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Advances in Materials Science and Engineering

Volume 2013 (2013), Article ID 916069, 9 pages

http://dx.doi.org/10.1155/2013/916069

## Investigation of Rock Failure Pattern in Creep by Digital Speckle Correlation Method

State Key Laboratory of Mine Disaster Prevention and Control, Shandong University of Science and Technology, Qingdao, Shandong 266590, China

Received 9 January 2013; Accepted 11 March 2013

Academic Editor: Z. Barber

Copyright © 2013 Yunliang Tan et al. This is an open access article distributed under the Creative Commons Attribution License, which permits unrestricted use, distribution, and reproduction in any medium, provided the original work is properly cited.

#### Abstract

In order to study the mechanical characteristics from creep deformation to failure of rock, the tests of uniaxial compression and pushing steel-plate anchored in rock were performed, by using RLJW-2000 servo test synchronizing with Digital Speckle Correlation Method (DSCM). The investigations showed that for a uniaxial compressive specimen, when load arrived at 0.5, displacement clusters orderly formed, which was ahead of the macrocreep strain occurring in a slight jump mode when load arrived at 0.7. When the load level arrived at 0.8, displacement clusters gathered to be a narrow band. After that, the specimen abruptly fractured in a shear mode. In the creep pushing steel-plate test, when pushing force arrived at 25 kN, crack began to occur, the horizontal displacement field as well as shear strain field concentrated continuously along the interface between steel-plate and rock, and a new narrow concentrating band gathered in the upper layer. When pushing force arrived at 27.5 kN, another new narrow shear deformation band formed in the lower layer. Then, the steel-plate was pushed out quickly accompanying strong creep deformation.

#### 1. Introduction

Rock is a typical inhomogeneous and rheologic material. Many investigations showed that the rheological mechanical behaviours of deep rock mass are stronger than those of shallow ones [1–4]. Both rheologic deformation and dilatant rheologic deformation are getting larger and larger as the depth increases [5, 6]. However, some analytical rheologic models were invalid for many cases, because variety of microstructure exists in rocks. So laboratory experiments are receiving attention. Since the first creep experiment on limestone, shale, and sandstone was finished by Griggs in 1939 [7], many rheologic experiments were finished. The main achievements were as follows: (a) it is found that rock creep rate had three types: steady increase, constant, and steady [8]; (b) some rock creep empirical formulas were obtained in laboratory [9–11]; (c) rock creep damage evolving mechanism was understood [12–14].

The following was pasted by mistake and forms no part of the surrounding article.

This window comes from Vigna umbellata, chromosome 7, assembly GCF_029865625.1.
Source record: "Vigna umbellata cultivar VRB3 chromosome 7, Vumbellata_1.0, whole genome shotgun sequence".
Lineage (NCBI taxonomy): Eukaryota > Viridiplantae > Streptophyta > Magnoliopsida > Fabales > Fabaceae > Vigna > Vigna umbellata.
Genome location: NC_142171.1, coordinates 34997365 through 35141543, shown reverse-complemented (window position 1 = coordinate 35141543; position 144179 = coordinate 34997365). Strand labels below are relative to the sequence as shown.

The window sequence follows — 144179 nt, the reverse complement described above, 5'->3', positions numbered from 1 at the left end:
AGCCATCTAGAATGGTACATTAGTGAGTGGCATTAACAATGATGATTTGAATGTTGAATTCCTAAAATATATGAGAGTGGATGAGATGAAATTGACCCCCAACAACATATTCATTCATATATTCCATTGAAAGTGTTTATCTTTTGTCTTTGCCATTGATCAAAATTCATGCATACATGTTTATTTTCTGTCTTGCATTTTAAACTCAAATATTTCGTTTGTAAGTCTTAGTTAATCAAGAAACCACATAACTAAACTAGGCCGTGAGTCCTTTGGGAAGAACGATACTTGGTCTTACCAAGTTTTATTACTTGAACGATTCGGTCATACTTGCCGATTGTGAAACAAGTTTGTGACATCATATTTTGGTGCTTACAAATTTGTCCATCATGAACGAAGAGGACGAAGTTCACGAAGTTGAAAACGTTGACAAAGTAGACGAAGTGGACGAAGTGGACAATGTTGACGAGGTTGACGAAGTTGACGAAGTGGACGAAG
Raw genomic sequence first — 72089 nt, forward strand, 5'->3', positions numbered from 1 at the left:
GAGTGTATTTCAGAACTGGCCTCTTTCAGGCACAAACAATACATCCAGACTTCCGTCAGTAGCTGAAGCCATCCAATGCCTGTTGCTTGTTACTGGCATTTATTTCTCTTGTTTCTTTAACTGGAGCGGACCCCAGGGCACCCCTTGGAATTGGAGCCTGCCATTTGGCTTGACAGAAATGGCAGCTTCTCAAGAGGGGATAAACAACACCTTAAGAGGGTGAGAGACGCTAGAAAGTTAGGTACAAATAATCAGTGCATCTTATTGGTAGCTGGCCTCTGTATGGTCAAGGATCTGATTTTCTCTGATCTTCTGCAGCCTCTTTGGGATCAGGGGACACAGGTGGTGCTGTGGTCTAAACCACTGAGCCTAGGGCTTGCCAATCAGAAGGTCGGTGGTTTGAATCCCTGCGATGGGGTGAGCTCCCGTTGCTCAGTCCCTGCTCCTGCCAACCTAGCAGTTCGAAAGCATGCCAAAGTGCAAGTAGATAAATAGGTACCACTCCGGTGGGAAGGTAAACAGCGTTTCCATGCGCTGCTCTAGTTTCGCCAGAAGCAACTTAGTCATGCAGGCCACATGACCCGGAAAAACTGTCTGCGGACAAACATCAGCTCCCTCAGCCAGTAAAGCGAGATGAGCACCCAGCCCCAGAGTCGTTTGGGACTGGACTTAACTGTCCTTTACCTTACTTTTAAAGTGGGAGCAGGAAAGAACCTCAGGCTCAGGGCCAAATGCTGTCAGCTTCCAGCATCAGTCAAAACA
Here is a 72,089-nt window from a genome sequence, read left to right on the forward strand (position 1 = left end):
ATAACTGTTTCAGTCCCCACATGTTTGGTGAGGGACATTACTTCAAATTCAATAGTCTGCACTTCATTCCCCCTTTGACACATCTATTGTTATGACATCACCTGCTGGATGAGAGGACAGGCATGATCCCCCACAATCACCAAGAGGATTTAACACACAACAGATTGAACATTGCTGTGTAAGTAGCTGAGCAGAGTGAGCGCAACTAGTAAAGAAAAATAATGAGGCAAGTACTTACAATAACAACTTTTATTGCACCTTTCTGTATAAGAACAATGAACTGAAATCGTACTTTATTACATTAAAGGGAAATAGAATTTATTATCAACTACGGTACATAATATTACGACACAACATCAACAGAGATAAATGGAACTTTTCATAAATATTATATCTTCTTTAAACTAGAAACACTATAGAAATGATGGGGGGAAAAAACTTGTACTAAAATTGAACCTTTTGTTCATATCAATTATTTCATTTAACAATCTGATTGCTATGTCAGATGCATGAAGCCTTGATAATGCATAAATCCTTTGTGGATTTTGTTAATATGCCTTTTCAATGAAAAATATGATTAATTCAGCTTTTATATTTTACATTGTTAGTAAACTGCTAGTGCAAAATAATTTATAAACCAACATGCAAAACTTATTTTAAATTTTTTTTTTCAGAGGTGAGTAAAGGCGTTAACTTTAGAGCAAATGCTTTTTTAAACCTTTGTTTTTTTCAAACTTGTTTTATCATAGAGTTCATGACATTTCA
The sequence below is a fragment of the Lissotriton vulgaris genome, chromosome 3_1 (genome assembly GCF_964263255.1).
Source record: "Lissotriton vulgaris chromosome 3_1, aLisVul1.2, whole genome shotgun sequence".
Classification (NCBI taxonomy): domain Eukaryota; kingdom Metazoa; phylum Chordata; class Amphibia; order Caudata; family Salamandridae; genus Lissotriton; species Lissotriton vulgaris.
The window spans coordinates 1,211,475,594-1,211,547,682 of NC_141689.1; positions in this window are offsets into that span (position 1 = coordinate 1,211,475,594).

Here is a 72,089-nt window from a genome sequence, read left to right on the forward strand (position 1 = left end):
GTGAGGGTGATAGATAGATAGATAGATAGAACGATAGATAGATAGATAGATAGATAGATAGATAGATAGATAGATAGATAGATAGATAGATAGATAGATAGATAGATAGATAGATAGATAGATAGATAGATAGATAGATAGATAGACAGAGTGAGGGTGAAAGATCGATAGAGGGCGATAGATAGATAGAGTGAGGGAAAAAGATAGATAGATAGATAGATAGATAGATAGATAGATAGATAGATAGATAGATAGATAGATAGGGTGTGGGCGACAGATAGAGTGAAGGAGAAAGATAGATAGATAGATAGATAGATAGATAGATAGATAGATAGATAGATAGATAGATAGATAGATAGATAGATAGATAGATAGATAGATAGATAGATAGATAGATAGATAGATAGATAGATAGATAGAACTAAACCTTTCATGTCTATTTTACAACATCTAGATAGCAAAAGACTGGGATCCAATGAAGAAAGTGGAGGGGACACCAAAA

The rock complexity attributes to random heterogeneous components, defects or fissures, and so forth. This causes creep deformation and stress distributing nonuniformly in rock mass, and failure localization is inevitable. Generally, a localized failure originates from location of larger creep deformation. Thus to monitor the creep deformation difference of each region interior rock is a valid approach for forecasting rock creep failure.

Bearing this in mind, we firstly used author-developed RLJW-2000 servo compression test machine synchronizing with Digital Speckle Correlation Method (DSCM) [15–17], to learn the difference of creep deformation and failure zone in rock under the uniaxial compressive load, pushing load to steel-plate anchored in rock. We then analysed the relations between the failure pattern and the difference of creep deformation, so as to make better understanding of heterogeneous rock rheologic failure mechanism with different load conditions.

#### 2. Methodology

##### 2.1. Digital Speckle Correlation Method

Digital Speckle Correlation Method (DSCM) is employed in this research for real-time capturing and accurate processing of the speckle images on the specimen surface. It is a noncontact and full-field detection. The basis of DSCM is the matching of points (pixels in an image) between two digital images [18]. In DSCM, the digital speckle images (images with random speckle grains on them) are firstly captured from specimen surface on two deformation states during loading. Then one reference image (before deformation) and one deformed image (after deformation) are processed to obtain the displacement field between these two states. The matching is quantitatively accomplished by correlating the pixel gray level values (intensity) that compose the digital images. The DSCM used for rock mechanics experiments is composed of a CCD Camera, white illuminates, and computers (Figure 1).

Before the test a target zone, rock specimen surface must be sprayed using white paint to a thickness of 1 mm and then sprayed evenly with black paint to prepare the speckles. The speckles are stable and unchanged in colour during the whole experimental process. The maximum diameter of a black speckle is less than 1 mm. The white and black paints must be dried before being illuminated by one optic illuminator. A digital camera connected to a computer is used to record speckle images in the target zone. Furthermore, in order to control the speckle quality, a speckle image is captured and its grey level is evaluated. As the quality of these speckles is critical for the final accuracy of the DSCM results, the statistical distribution of gray level was employed to evaluate it. Generally, DSCM is accomplished by matching square subsets of pixels, rather than individual pixel, because subsets comprise a wide variation in gray level. The full field displacements are obtained by overlapping the matching subsets.